By the early 1920s, Britain was experiencing an extended economic depression that eventually engulfed the United States in the 1930s. When work opportunities deteriorated early in 1922, John decided to seek employment in the United States just as many of his contemporaries were doing. Before departing, however, he promised both his mother and Azile that he would return when he had tested the quality of job opportunities in the States. Then he intended to marry Azile and return to the United States. In August of 1922, he sailed aboard the Carmania and entered the United States via the famous immigration center, Ellis Island.
After moving from place to place, John shortly found work in various steel mills in Youngstown, Ohio. He saved enough money to return home as promised in December 1924 to visit his family and to renew his relationship with Azile Townson. Never idle, he worked as a bricklayer in Colvilles Mill in Motherwell while he continued his courtship and supported his family in Bellshill. The marriage of John Brackenridge and Azile Townson took place on 7 April 1925 at Holy Trinity Church in Motherwell with the Reverend Joseph Bullough conducting the service. Only a few friends and family members were present. Five days after the wedding following a brief honeymoon in Arbroath, John sailed for New York leaving his new bride in Motherwell.
Calculating that he had saved sufficient money to warrant sending for his wife, late in 1925 John asked Azile to come to the United States as soon as possible. Because he had already applied for citizenship papers, Azile did not require clearance through Ellis Island, a matter of pride with her when relating her entry into the United States. John met her at the pier when she arrived in New York on 26 January 1926. The couple moved to Youngstown, Ohio where John had secured work as a bricklayer. Initially enjoying favorable economic conditions, the couple adapted well to their new envirnoment. Their first child, John Bruce, was born in 1927. After living in rented quarters for a few years, they moved into their own home at 338 E. Indianola Avenue. Then the stock market crashed in 1929 and their lives were impacted by the Great Depression of the 1930s. Unable to maintain mortgage payments on the home, they lived in several different rental locations including 339 E. Indianola Avenue where their second child, Robert Douglas was born in 1932. Because times were so hard and they had no extended family on which to rely, Azile, Bruce and infant Douglas sailed to Scotland in December 1932, the passage having been paid for by grandfather and grandmother Townson. In the meantime, John worked sporadically in New York City, laying brick when possible but also serving as a custodian in an apartment house, a job obtained through the help of his brother-in-law John Mathie. Azile, Bruce, and Douglas returned to the United States in May, 1933 and the family again resided in Youngstown. A third child, daughter Ida Mae, was born in 1934. John worked briefly at Republic Steel and joined the mason department of the Sheet and Tube in 1934. He worked the rest of his life at the Sheet and Tube becoming foreman in the Coke Plant about 1948. A Coke Plant fixture, he was known to everyone simply as “Scotty Brackenridge,” a well-liked and highly respected craftsman and supervisor.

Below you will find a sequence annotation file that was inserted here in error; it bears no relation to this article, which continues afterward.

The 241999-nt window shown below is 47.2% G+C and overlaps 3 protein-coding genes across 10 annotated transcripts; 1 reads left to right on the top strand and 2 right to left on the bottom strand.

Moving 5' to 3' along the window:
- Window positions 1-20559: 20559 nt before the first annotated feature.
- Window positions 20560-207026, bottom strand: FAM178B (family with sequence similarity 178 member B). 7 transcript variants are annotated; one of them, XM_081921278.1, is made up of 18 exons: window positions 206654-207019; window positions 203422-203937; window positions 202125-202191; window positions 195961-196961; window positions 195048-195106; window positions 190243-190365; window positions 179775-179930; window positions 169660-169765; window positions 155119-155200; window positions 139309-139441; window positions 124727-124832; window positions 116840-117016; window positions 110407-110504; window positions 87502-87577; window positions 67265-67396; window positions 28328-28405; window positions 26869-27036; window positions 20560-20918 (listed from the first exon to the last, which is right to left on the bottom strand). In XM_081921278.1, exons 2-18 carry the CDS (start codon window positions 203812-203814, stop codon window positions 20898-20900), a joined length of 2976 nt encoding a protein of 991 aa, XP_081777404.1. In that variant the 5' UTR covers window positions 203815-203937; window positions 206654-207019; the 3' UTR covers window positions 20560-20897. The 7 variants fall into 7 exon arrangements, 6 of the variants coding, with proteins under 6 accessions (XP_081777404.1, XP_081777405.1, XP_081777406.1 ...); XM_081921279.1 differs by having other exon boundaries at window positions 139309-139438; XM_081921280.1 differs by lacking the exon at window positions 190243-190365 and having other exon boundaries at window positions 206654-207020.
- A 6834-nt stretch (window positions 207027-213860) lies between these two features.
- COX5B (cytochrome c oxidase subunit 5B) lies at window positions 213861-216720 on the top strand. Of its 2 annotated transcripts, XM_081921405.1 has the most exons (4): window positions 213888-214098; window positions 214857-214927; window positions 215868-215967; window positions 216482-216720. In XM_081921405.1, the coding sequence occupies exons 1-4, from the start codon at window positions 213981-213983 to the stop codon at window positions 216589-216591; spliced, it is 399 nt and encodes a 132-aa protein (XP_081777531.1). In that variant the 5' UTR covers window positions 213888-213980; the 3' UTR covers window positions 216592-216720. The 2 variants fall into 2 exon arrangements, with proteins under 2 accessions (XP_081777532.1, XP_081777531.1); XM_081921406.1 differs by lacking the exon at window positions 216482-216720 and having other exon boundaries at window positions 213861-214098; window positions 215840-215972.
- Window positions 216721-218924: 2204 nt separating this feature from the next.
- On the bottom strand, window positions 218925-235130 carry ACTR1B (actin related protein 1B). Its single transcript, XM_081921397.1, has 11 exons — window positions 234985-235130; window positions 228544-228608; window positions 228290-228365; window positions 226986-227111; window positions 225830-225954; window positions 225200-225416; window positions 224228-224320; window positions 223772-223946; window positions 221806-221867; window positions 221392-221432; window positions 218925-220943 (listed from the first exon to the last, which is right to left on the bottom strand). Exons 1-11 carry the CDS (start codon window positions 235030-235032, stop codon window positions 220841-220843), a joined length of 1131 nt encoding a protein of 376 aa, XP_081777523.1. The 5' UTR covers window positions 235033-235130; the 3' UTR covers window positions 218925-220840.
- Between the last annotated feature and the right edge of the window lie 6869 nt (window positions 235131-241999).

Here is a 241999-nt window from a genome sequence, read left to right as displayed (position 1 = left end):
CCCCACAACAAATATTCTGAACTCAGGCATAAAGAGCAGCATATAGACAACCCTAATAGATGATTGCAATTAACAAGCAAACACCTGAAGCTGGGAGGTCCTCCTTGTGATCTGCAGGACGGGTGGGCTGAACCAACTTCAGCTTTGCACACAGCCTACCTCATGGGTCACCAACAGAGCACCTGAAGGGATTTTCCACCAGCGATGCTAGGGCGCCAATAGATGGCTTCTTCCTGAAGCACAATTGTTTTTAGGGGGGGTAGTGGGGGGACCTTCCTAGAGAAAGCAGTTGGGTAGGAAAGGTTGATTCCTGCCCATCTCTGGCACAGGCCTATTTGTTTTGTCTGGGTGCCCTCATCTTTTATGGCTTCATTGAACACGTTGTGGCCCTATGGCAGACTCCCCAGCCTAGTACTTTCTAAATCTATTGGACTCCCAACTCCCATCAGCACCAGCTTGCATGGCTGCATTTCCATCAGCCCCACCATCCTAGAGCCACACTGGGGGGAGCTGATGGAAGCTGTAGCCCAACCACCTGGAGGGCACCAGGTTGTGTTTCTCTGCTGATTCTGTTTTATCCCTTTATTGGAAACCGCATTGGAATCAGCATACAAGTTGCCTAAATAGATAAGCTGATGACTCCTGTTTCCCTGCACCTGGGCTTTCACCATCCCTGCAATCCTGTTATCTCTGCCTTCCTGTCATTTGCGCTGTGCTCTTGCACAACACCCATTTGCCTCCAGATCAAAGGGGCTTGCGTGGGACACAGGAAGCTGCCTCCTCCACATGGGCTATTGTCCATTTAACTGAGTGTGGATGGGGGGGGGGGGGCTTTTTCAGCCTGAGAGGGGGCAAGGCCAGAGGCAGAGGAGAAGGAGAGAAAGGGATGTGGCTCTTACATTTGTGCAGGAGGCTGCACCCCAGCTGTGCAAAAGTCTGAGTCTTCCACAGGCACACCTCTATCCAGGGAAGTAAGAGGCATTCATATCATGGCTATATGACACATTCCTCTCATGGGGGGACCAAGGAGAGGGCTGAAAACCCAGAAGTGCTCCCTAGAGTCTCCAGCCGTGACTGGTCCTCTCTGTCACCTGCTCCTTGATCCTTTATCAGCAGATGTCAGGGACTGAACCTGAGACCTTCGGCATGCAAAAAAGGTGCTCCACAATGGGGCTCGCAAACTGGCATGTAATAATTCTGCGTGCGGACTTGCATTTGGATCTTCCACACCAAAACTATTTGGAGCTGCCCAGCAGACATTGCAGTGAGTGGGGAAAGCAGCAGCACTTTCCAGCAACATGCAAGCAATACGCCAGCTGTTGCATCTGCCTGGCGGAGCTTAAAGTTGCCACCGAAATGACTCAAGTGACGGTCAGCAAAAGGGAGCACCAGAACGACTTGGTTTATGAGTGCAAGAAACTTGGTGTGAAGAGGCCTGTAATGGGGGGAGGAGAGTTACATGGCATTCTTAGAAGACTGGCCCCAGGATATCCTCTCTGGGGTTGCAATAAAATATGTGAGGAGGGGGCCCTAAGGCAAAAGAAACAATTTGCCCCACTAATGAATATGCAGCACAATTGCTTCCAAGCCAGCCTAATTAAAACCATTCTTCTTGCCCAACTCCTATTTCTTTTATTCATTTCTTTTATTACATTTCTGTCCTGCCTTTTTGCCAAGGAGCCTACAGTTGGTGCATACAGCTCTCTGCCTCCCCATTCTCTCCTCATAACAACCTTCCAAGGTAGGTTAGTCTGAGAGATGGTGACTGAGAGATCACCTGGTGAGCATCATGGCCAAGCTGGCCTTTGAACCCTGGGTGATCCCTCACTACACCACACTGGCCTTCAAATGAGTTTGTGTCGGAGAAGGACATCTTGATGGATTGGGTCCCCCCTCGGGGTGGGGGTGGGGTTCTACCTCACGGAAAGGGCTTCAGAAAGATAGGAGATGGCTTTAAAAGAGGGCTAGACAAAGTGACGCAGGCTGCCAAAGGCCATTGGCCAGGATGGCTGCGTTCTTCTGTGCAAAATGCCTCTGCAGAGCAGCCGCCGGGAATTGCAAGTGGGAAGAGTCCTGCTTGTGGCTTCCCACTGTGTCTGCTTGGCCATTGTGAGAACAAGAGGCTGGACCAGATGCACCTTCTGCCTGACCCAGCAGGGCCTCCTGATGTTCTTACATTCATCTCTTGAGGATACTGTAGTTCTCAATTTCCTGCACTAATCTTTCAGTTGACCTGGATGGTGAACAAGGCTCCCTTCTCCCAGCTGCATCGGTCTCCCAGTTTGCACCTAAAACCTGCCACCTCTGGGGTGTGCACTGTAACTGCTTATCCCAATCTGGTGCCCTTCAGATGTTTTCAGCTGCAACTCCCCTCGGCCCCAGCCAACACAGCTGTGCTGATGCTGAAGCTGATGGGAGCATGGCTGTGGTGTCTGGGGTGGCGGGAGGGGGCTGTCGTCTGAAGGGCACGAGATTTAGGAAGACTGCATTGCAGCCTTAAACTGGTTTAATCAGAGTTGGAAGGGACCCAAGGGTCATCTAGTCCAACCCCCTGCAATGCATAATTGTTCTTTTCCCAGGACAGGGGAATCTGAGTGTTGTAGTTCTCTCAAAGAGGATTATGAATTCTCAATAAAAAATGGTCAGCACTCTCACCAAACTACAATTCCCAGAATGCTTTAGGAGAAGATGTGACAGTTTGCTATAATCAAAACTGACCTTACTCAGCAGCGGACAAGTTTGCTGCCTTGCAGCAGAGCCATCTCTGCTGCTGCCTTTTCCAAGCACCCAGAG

John Brackenridge died in 1962 and Azile Townson Brackenridge died in 1972. Bruce (died 2003), Ida Mae (died 2006), and Douglas all had children and family members presently residing in Ohio, Texas, Wisconsin, Virginia, California, Colorado, and Oregon. A more detailed family history will be added to this narrative in the near future.